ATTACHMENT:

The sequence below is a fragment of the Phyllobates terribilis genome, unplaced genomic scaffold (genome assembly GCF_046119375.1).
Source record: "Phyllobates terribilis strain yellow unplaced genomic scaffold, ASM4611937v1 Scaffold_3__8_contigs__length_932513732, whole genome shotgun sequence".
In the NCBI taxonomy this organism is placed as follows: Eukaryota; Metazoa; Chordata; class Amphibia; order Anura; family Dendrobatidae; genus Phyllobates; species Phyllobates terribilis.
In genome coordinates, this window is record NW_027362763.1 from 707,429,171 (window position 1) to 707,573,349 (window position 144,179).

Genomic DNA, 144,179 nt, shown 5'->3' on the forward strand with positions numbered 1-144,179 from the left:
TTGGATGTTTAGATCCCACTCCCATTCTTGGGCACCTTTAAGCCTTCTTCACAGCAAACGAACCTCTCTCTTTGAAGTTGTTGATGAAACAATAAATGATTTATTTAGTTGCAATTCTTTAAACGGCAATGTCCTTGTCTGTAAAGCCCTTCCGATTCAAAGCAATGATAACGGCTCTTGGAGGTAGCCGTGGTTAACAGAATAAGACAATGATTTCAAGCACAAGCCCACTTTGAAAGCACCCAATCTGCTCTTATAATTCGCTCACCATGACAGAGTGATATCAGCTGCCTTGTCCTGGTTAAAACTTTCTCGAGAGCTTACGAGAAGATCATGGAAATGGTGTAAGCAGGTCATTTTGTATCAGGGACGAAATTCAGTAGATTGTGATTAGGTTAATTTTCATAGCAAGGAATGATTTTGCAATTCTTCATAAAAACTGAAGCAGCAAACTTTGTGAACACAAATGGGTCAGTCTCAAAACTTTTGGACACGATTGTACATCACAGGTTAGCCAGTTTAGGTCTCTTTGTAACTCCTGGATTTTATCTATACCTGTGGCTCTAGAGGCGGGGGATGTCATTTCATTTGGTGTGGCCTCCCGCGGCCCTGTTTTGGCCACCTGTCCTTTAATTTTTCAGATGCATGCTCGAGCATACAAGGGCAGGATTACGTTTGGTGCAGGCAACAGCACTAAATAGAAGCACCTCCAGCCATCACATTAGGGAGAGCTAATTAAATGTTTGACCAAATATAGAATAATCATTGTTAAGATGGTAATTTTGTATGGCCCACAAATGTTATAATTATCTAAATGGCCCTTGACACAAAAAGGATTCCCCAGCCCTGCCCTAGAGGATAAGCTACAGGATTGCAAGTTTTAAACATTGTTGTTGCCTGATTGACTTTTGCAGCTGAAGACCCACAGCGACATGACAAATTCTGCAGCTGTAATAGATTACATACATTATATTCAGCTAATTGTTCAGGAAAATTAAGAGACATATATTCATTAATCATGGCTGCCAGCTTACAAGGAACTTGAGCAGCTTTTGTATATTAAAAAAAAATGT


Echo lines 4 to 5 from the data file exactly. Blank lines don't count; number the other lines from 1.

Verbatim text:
In genome coordinates, this window is record NW_027362763.1 from 707,429,171 (window position 1) to 707,573,349 (window position 144,179).

Genomic DNA, 144,179 nt, shown 5'->3' on the forward strand with positions numbered 1-144,179 from the left: